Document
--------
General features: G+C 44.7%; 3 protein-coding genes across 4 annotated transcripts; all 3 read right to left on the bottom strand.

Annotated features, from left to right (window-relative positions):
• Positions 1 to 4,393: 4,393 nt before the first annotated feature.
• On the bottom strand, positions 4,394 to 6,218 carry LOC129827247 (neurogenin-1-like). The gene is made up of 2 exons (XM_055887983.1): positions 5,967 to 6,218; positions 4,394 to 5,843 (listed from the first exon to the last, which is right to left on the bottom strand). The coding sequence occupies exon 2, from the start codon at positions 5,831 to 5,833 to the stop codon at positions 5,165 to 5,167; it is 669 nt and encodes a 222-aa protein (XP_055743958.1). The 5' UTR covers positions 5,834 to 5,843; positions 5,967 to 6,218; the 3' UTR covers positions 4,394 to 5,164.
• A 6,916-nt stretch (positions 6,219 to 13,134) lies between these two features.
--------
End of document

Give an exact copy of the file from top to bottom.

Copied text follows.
General features: G+C 44.7%; 3 protein-coding genes across 4 annotated transcripts; all 3 read right to left on the bottom strand.

Annotated features, from left to right (window-relative positions):
• Positions 1 to 4,393: 4,393 nt before the first annotated feature.
• On the bottom strand, positions 4,394 to 6,218 carry LOC129827247 (neurogenin-1-like). The gene is made up of 2 exons (XM_055887983.1): positions 5,967 to 6,218; positions 4,394 to 5,843 (listed from the first exon to the last, which is right to left on the bottom strand). The coding sequence occupies exon 2, from the start codon at positions 5,831 to 5,833 to the stop codon at positions 5,165 to 5,167; it is 669 nt and encodes a 222-aa protein (XP_055743958.1). The 5' UTR covers positions 5,834 to 5,843; positions 5,967 to 6,218; the 3' UTR covers positions 4,394 to 5,164.
• A 6,916-nt stretch (positions 6,219 to 13,134) lies between these two features.